By Rahwa Yehdego, Policy Research Associate, Georgia Watch
Surprise billing, also called balance billing, can add hundreds or thousands of dollars to a person’s medical bill, often without their prior knowledge. With 70% of Georgians reporting struggles with healthcare costs, providers and hospitals must be transparent and fair in the billing process. Recognizing this need, Georgia Watch, Georgians for a Healthy Future, lawmakers, and other advocates worked tirelessly to pass surprise medical bill legislation to protect Georgians from unfair bills. As a result, the Georgia Surprise Billing Consumer Protection Act was signed into law on July 16, 2020, and went into effect on January 1, 2021. The federal No Surprises Act, which offers similar protections, was passed by Congress in 2020 and went into effect in 2022. Both laws aim to stop unexpected billing of patients who have unknowingly received out-of-network care from healthcare providers.
What is a surprise medical bill?
A surprise medical bill occurs when an insured patient is charged after unknowingly receiving care from an out-of-network provider. This can happen to patients visiting the emergency room or at a planned doctor’s visit, even if the person is at an in-network hospital or other facility. A patient only discovers that the provider or treatment is out-of-network when they receive the bill. Many of these bills result from emergency or specialty services such as trauma surgery, anesthesiology, and radiology. These kinds of services are regularly completed by out-of-network specialists who work at hospitals or facilities that are considered in-network under the person’s insurance. These unexpected costs can leave patients with significant medical debt through no fault of their own.
What protections does the federal No Surprises Act offer?
The federal No Surprises Act prohibits surprise billing for emergency and non-emergency care offered by out-of-network providers that work at in-network hospitals. Additional protections offered by the No Surprises Act include:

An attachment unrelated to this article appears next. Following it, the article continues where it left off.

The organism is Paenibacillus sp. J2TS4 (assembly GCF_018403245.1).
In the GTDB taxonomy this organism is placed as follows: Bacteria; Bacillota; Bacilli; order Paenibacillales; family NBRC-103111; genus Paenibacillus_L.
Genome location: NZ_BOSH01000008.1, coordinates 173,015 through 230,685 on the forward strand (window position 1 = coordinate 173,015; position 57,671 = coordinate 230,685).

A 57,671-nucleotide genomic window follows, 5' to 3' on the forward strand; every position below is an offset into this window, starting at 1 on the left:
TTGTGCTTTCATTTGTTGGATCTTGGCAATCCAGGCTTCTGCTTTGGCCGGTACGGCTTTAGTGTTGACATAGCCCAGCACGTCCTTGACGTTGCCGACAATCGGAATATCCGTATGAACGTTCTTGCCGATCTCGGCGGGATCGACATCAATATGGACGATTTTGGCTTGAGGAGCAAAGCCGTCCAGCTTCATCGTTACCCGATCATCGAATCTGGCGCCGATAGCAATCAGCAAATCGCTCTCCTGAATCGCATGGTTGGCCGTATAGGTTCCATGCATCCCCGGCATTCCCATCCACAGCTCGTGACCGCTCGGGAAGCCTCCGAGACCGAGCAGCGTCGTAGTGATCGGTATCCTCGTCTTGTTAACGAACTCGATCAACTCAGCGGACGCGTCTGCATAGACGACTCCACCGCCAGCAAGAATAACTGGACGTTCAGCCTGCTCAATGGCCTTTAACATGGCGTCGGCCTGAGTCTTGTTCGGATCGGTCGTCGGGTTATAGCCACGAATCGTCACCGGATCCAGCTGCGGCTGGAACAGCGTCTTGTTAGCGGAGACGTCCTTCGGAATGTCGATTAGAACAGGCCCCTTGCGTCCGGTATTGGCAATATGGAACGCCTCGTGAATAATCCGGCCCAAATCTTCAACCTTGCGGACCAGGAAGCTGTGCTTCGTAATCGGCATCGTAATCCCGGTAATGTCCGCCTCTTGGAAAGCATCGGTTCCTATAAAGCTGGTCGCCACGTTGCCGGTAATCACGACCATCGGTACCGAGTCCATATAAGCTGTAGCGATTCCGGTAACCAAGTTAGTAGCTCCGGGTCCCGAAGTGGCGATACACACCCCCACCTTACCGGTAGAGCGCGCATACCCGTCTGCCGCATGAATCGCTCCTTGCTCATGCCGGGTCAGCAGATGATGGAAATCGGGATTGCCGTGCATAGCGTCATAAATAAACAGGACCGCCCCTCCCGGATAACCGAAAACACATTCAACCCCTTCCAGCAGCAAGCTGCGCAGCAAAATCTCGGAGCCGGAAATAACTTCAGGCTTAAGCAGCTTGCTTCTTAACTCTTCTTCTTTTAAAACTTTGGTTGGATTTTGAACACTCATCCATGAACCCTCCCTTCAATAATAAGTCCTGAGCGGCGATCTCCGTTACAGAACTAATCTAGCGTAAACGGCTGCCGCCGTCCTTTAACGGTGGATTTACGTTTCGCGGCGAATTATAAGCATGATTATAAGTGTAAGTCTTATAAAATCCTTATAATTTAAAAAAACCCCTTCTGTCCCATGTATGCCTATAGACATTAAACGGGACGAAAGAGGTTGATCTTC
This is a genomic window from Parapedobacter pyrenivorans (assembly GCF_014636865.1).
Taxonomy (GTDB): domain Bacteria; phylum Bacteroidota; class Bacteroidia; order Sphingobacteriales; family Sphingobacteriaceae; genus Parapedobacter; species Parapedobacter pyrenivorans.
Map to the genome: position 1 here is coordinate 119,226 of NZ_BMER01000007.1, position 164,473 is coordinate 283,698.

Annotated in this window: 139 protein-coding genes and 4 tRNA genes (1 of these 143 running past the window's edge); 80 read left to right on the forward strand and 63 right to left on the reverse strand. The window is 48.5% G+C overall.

- Good faith estimates for uninsured individuals to understand what charges they can expect for medical goods and services.
- Disclosure of federal and state patient protections against surprise billing by healthcare facilities and providers.
- Independent dispute resolution (IDR) and patient-provider resolution processes concerning violations of the protections against surprise billing and out-of-network cost sharing.
The No Surprises Act protects almost all Georgians who work at companies with more than 50 employees and who get their health insurance through that company.
How does the Surprise Billing Consumer Protection Act protect Georgia consumers?
The Surprise Billing Consumer Protection Act made Georgia the 16th state to protect consumers against surprise medical bills. An estimated 2.5 million Georgians are protected by the state’s law, including those who work at smaller companies; state employees covered by the state health benefit plan; and Georgians who purchase their own health coverage on the ACA marketplace.
Georgia’s law provided many of the protections offered with the federal No Surprises Act before it was passed and goes even further. It covers imaging and birthing centers and other related facilities outside of the scope of the federal protections. To learn more about how this law affects Georgians, check out the Surprise Billing Law Factsheet from Georgia Watch and Georgians for a Healthy Future.
What should you do if you receive a surprise bill?
People with health insurance are not responsible for surprise bills. You are only responsible for paying your share of the cost (i.e., copayments, coinsurance, and deductibles that you would pay if the provider or facility was in-network). Your health plan will pay out-of-network providers and facilities directly. Providers are responsible for requesting your health insurance information and then informing you if they are out-of-network. They then must request a signed authorization document in order to provide their services and the higher costs that will likely come with this option.
People without health insurance should receive a good faith estimate of costs prior to a scheduled appointment as of January 1, 2022. If the bill you receive is more than $400 over the good faith estimate you were provided, you have 120 calendar days to use the new dispute resolution process to determine the final payment amount. This process uses a third-party arbitrator to review the good faith estimate, the final bill, and any other information submitted by your provider or facility. Learn more about resolving billing disputes here.
Consumers often need help to understand their medical bills and know their rights. If you or anyone you know has been affected by a surprise medical bill, or would like to know how to lessen and manage medical debt, please see the Georgia Watch Consumer Guide to Medical Bills and Debt.